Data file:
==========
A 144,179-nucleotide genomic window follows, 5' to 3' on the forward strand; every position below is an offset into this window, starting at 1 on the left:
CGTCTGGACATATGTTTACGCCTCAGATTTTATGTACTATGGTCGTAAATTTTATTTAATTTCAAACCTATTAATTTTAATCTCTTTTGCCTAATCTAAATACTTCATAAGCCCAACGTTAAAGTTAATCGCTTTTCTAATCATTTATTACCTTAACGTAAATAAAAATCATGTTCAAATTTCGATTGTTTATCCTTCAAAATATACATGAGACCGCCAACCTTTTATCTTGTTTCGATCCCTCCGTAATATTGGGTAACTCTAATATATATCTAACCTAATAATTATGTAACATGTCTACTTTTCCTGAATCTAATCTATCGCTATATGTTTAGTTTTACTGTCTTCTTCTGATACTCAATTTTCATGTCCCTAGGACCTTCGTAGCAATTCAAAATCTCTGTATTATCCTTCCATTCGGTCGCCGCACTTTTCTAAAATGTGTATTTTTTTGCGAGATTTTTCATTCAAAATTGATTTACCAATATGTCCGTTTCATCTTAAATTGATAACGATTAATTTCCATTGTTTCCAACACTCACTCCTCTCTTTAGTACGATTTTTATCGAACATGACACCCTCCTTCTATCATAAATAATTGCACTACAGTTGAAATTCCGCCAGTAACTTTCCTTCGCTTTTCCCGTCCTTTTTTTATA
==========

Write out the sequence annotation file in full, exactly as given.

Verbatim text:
A 144,179-nucleotide genomic window follows, 5' to 3' on the forward strand; every position below is an offset into this window, starting at 1 on the left:
CGTCTGGACATATGTTTACGCCTCAGATTTTATGTACTATGGTCGTAAATTTTATTTAATTTCAAACCTATTAATTTTAATCTCTTTTGCCTAATCTAAATACTTCATAAGCCCAACGTTAAAGTTAATCGCTTTTCTAATCATTTATTACCTTAACGTAAATAAAAATCATGTTCAAATTTCGATTGTTTATCCTTCAAAATATACATGAGACCGCCAACCTTTTATCTTGTTTCGATCCCTCCGTAATATTGGGTAACTCTAATATATATCTAACCTAATAATTATGTAACATGTCTACTTTTCCTGAATCTAATCTATCGCTATATGTTTAGTTTTACTGTCTTCTTCTGATACTCAATTTTCATGTCCCTAGGACCTTCGTAGCAATTCAAAATCTCTGTATTATCCTTCCATTCGGTCGCCGCACTTTTCTAAAATGTGTATTTTTTTGCGAGATTTTTCATTCAAAATTGATTTACCAATATGTCCGTTTCATCTTAAATTGATAACGATTAATTTCCATTGTTTCCAACACTCACTCCTCTCTTTAGTACGATTTTTATCGAACATGACACCCTCCTTCTATCATAAATAATTGCACTACAGTTGAAATTCCGCCAGTAACTTTCCTTCGCTTTTCCCGTCCTTTTTTTATA